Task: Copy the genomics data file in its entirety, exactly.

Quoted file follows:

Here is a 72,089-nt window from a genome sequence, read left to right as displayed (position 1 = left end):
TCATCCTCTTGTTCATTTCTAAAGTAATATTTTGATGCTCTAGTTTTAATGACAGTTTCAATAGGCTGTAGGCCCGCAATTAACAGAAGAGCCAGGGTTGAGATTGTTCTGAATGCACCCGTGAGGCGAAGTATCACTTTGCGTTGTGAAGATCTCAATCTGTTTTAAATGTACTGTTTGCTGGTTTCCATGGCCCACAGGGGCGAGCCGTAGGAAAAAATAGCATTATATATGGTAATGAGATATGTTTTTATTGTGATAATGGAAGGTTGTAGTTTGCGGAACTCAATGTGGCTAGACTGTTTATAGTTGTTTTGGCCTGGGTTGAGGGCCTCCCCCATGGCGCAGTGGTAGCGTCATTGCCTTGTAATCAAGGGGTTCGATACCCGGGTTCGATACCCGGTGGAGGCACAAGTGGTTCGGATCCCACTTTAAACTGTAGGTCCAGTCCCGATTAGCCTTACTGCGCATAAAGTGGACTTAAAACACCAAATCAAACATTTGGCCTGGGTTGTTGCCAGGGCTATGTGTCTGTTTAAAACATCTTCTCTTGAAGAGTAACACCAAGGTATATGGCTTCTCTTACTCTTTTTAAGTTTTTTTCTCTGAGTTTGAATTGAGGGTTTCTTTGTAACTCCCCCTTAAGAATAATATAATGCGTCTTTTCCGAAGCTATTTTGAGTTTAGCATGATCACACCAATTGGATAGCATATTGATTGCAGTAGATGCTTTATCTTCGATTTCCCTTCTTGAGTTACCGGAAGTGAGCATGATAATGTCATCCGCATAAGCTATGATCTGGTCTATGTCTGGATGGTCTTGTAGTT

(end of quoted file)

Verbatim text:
Here is a 72,089-nt window from a genome sequence, read left to right as displayed (position 1 = left end):
TCATCCTCTTGTTCATTTCTAAAGTAATATTTTGATGCTCTAGTTTTAATGACAGTTTCAATAGGCTGTAGGCCCGCAATTAACAGAAGAGCCAGGGTTGAGATTGTTCTGAATGCACCCGTGAGGCGAAGTATCACTTTGCGTTGTGAAGATCTCAATCTGTTTTAAATGTACTGTTTGCTGGTTTCCATGGCCCACAGGGGCGAGCCGTAGGAAAAAATAGCATTATATATGGTAATGAGATATGTTTTTATTGTGATAATGGAAGGTTGTAGTTTGCGGAACTCAATGTGGCTAGACTGTTTATAGTTGTTTTGGCCTGGGTTGAGGGCCTCCCCCATGGCGCAGTGGTAGCGTCATTGCCTTGTAATCAAGGGGTTCGATACCCGGGTTCGATACCCGGTGGAGGCACAAGTGGTTCGGATCCCACTTTAAACTGTAGGTCCAGTCCCGATTAGCCTTACTGCGCATAAAGTGGACTTAAAACACCAAATCAAACATTTGGCCTGGGTTGTTGCCAGGGCTATGTGTCTGTTTAAAACATCTTCTCTTGAAGAGTAACACCAAGGTATATGGCTTCTCTTACTCTTTTTAAGTTTTTTTCTCTGAGTTTGAATTGAGGGTTTCTTTGTAACTCCCCCTTAAGAATAATATAATGCGTCTTTTCCGAAGCTATTTTGAGTTTAGCATGATCACACCAATTGGATAGCATATTGATTGCAGTAGATGCTTTATCTTCGATTTCCCTTCTTGAGTTACCGGAAGTGAGCATGATAATGTCATCCGCATAAGCTATGATCTGGTCTATGTCTGGATGGTCTTGTAGTT